Pa­rade of storms to keep Bay Area wet into next week

The fi­nal storm sys­tem may be the wettest of the three, as at­mo­spheric river to slam the re­gion

The Mercury News Weekend - - LOCAL NEWS - By Mark Gomez [email protected]­yare­anews­group.com

Jan­uary is shap­ing up to be a wet month for North­ern Cal­i­for­nia

he first in a se­ries of three storms head­ing to­ward the Cal­i­for­nia coast is ex­pected to bring wide­spread pre­cip­i­ta­tion to the Bay Area on Fri­day, with rain to­tals rang­ing from one-tenth of an inch to up to 2 inches in the wettest ar­eas, ac­cord­ing to the Na­tional. Weather Ser­vice.

Gusty winds are also ex­pected Fri­day but won’t be as strong as last week­end, ac­cord­ing to Roger Gass, a me­te­o­rol­o­gist with the weather ser­vice. The winds are fore­cast to be be­tween 15 mph to 25 mph, with gusts up toe 40 mph.

Some in­land lo­ca­tions may re­ceive smaller amounts of rain be­cause of the rain-shadow ef­fect, a con­di­tion in which a moun­tain range or other to­po­graphic bar­rier causes pre­vail­ing winds to lose their mois­ture on the lee­ward side.

The first storm sys­tem, mov­ing east from the Pa­cific Ocean, may split into two sys­tems and im­pact both North­ern and South­ern Cal­i­for­nia, ac­cord­ing to the weather ser­vice. In the Bay Area, rain is ex­pected to reach the coastal ar­eas as early as Fri­day morn­ing and then spread in­land, Gass said.

It’s pos­si­ble the south­ern part of the state re­ceives the brunt of the storm.

“Rain­fall to­tals are go­ing to be dif­fi­cult to pin­point,” Gass said.

A one- day dry­ing out pe­riod is ex­pected Satur­day be­fore the sec­ond storm brings an­other round of rain Sun­day. Gass said rain­fall to­tals Sun­day should mir­ror those from the Fri­day sys­tem.

A stronger sys­tem ex­pected to reach the Bay Area in the mid­dle of next week has the po­ten­tial to be­come a mod­er­ate “at­mo­spheric river” storm and be the wettest of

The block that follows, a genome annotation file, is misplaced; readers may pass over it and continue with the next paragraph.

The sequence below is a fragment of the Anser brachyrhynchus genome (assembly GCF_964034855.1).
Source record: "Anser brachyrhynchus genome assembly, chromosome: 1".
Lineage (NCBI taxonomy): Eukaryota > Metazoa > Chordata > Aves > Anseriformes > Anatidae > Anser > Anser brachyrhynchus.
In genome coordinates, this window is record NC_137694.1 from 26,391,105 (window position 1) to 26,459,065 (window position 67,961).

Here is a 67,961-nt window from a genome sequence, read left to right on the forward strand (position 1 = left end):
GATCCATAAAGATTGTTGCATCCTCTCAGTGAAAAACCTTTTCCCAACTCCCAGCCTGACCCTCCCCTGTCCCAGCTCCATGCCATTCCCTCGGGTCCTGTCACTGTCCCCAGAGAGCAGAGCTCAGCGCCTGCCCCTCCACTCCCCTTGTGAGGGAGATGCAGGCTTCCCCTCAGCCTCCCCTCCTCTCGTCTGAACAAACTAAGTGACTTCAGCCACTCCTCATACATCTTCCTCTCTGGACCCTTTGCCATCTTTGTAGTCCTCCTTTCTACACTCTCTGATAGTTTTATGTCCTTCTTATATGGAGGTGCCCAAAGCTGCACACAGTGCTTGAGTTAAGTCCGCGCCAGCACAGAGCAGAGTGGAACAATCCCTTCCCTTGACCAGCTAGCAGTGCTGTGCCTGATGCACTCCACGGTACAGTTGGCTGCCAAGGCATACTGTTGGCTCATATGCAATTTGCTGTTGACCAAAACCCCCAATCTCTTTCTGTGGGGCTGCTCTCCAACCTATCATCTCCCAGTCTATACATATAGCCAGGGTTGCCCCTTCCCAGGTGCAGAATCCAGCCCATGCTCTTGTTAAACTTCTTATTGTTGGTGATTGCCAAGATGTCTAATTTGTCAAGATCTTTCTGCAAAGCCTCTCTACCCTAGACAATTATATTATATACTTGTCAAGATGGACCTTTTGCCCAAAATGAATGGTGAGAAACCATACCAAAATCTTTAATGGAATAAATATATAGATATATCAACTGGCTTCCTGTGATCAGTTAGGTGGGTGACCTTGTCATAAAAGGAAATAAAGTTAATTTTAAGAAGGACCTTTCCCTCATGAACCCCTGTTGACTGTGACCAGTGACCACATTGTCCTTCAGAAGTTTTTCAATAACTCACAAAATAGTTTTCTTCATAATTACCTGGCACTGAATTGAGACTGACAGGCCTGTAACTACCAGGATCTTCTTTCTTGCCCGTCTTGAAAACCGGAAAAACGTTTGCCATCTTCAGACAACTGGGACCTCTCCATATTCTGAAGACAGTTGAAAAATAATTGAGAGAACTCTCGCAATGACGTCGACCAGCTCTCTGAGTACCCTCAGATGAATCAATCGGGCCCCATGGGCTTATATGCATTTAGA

the three storms, ac­cord­ing to the weather ser­vice.

Gass said it’s too early to call the storm an at­mo­spheric river, but did say the sys­tem could “tap into deeper mois­ture over the Pa­cific and spread it in­land.

“Right now our con­fi­dence is low of any type of at­mo­spheric river event,” Gass said.

All of Cal­i­for­nia re­mains in a pre­cip­i­ta­tion deficit for this time of year, though rain­fall to­tals have been im­prov­ing with the re­cent storms. Through Wed­nes­day, San Jose is at 75 per­cent of its his­toric rain­fall av­er­age for this date with 4.49 inches, while San Fran­cisco is at 73 per­cent with 7.46 inches and Oak­land is at 72 per­cent with 6.57 inches.

So far this Jan­uary, rain­fall to­tals in some Bay Area are above their month-to­date his­toric av­er­ages, in- clud­ing Napa 4.08 inches (152 per­cent), San Fran­cisco 1.51 inches (115 per­cent) and San Jose (1.02, 116 per­cent). Other cities are just be­low their month-to- date av­er­ages, in­clud­ing Oak­land (1.54 inches, 85 per­cent) and Moun­tain View (.78 inches, 86 per­cent).

The re­cent storms have also de­liv­ered sev­eral inches of new snow to the Sierra Nevada, boost­ing the statewide snow­pack by about 23 per­cent in a span of seven days. As of Thurs­day, the statewide snow­pack stood at 90 per­cent of the his­toric av­er­age, up from67 per­cent on Jan. 3.

Shasta Lake, the state’s largest reser­voir, was 52 per­cent full Mon­day, or 81 per­cent of its his­toric av­er­age for this date. San Luis Reser­voir, near Los Banos, was 76 per­cent full, or 101 per­cent of its his­toric av­er­age. And Fol­som was 33 per­cent full or 66 per­cent of its av­er­age.

JANE TYSKA — STAFF PHO­TOG­RA­PHER

A man pulls a shop­ping cart along Ade­line Street in the rain in Oak­land on Wed­nes­day. An­other storm is ex­pected Fri­day.

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